Cava Winery is very much a hidden gem of Sussex County, NJ. Situated outside the state’s three growing regions for grapes, it’s not a place that automatically comes to mind when thinking of vineyards. However, the surrounding area is beautiful, known for its rolling farmland and rich soil content. Cava Winery is also located just a short drive from New York, one of the top wine-producing states in the country.
With help from Cava’s assistant winemaker, Garrett Winton, I was able to find out more about this young vineyard (started in the last 5 years) and create a video to inform locals and tourists. Wine is a subject that evokes interest in so many people, myself included. I am personally fascinated by the process of winemaking and hope others enjoy learning about the first step – growing and maintaining grape vines – the focus of the video below. In the future I hope to produce more content about “crush” or harvest, fermentation, and bottling wine at Cava.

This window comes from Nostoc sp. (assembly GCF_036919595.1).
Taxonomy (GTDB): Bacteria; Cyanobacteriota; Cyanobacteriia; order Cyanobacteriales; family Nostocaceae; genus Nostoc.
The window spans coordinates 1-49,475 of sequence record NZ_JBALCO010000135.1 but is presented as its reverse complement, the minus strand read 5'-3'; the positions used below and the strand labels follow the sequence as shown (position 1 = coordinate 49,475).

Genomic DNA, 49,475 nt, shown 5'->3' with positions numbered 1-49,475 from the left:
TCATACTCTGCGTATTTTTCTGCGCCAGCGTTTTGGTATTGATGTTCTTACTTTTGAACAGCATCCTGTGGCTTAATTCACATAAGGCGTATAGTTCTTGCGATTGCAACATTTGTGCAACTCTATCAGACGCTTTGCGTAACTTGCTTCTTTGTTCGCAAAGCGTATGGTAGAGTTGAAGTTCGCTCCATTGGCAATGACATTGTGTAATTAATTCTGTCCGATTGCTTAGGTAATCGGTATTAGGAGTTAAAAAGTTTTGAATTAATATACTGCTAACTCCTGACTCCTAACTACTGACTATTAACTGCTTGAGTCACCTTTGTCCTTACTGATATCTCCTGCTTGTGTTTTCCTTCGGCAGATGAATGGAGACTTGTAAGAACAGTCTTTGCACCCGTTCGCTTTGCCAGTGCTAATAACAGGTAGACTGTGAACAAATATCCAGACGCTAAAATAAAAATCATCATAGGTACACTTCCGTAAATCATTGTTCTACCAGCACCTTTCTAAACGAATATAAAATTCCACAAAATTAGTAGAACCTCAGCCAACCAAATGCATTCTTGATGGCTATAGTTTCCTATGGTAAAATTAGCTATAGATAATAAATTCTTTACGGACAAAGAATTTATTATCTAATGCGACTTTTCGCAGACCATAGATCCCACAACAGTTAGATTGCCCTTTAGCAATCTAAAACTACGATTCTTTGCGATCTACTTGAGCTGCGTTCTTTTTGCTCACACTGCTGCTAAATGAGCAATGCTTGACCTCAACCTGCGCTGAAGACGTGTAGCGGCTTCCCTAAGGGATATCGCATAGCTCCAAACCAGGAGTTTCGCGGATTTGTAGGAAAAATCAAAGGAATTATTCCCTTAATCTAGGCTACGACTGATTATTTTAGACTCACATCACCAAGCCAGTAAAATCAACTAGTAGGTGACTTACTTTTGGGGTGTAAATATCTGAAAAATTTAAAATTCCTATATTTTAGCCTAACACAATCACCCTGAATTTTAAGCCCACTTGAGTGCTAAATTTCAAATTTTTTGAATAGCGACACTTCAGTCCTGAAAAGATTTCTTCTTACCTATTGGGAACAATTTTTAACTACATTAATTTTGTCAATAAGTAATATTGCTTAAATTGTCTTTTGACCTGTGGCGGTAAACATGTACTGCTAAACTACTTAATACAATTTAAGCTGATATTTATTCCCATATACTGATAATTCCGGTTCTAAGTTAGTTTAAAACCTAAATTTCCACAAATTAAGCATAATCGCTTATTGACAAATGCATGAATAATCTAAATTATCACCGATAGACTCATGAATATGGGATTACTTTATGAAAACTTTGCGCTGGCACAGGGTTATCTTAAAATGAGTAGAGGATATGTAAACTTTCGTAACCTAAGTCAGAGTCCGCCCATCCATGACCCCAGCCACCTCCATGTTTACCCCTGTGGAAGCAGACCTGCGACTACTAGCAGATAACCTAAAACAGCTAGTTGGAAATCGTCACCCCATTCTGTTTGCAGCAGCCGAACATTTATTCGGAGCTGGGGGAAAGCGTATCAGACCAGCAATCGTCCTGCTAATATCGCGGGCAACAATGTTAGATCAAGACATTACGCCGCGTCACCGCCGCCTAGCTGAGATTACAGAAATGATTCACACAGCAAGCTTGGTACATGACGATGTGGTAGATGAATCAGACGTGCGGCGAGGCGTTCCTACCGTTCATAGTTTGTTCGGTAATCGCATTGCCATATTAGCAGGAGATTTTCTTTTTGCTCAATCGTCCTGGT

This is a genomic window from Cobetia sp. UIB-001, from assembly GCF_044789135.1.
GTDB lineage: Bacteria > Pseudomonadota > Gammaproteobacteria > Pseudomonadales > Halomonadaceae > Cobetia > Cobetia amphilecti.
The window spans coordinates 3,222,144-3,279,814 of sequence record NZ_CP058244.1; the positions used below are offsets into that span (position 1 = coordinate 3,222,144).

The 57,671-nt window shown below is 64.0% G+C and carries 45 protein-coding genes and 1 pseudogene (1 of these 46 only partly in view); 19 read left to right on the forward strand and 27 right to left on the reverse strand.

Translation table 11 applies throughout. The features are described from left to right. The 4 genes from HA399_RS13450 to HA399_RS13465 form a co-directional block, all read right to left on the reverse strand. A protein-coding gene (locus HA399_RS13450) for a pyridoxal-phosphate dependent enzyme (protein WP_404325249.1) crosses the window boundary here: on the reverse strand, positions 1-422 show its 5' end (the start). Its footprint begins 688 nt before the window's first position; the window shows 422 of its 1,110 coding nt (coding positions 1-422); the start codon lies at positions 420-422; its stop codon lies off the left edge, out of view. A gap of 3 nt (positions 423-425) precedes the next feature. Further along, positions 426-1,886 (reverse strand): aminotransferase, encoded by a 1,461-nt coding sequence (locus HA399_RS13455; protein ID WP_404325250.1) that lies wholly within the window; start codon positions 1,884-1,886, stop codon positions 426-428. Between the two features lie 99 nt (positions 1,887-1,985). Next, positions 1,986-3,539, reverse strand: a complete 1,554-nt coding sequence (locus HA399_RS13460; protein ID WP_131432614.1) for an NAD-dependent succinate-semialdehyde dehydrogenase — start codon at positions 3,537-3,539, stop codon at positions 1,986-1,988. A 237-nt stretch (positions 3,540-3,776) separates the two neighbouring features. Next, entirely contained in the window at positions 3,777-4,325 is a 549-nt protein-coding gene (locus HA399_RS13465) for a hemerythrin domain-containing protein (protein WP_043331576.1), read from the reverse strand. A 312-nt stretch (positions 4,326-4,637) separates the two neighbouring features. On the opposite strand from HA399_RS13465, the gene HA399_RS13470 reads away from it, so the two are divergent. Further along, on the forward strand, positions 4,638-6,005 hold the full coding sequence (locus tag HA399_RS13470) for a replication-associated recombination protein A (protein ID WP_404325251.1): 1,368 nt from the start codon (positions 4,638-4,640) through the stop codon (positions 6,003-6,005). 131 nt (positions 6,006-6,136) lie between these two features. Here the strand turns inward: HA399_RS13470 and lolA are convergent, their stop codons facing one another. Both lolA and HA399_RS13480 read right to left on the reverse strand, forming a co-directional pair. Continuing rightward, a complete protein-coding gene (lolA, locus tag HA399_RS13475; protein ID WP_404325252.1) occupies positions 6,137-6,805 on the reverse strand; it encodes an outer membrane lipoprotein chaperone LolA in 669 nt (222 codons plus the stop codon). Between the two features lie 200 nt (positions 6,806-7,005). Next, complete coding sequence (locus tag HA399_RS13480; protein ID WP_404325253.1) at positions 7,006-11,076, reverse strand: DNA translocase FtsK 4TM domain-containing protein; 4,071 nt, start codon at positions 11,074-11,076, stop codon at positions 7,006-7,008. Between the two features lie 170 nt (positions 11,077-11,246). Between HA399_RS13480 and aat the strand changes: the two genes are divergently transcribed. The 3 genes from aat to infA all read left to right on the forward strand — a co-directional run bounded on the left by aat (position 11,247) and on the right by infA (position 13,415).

The shots of the vineyard were some of the most stunning visuals I have ever captured on film. I took Garrett’s advice and arrived at 7 a.m., just as the sun was rising. A fog still lingered in the valley and the plant life seemed to sparkle with dew. Meanwhile, autumn leaves had just begun to change color. I absolutely loved being there – so peaceful. Plus I gained a newfound appreciation for the vineyard’s beauty and its ability to bear the fruit that we can eventually savor in a glass of wine!
Here’s a tip about YouTube: it automatically plays videos at the setting of 360p, which doesn’t quite do the footage justice if it was shot at higher quality. This video, like most of mine, was shot in HD so you really want to see just how pretty it is. To get the full effect, hit “play” then “pause.” Click the pinwheel icon in the lower righthand corner of the video to adjust the setting to 720p HD. Allow a moment to load, then hit “play” again, and you’re in business.
Side note: Garrett discusses in the video how challenging it can be for grapes to grow in the climate of Northern New Jersey. He mentions, for instance, the vineyard experiencing a bud break followed by a frost. It so happens that I snapped a photo earlier this year that further illustrates this point. You would think at the start of springtime, the vineyard would be buzzing with birds and bees, but in fact it was covered with snow. As it turns out though, these struggles give the grapes more character in the end, much like humans.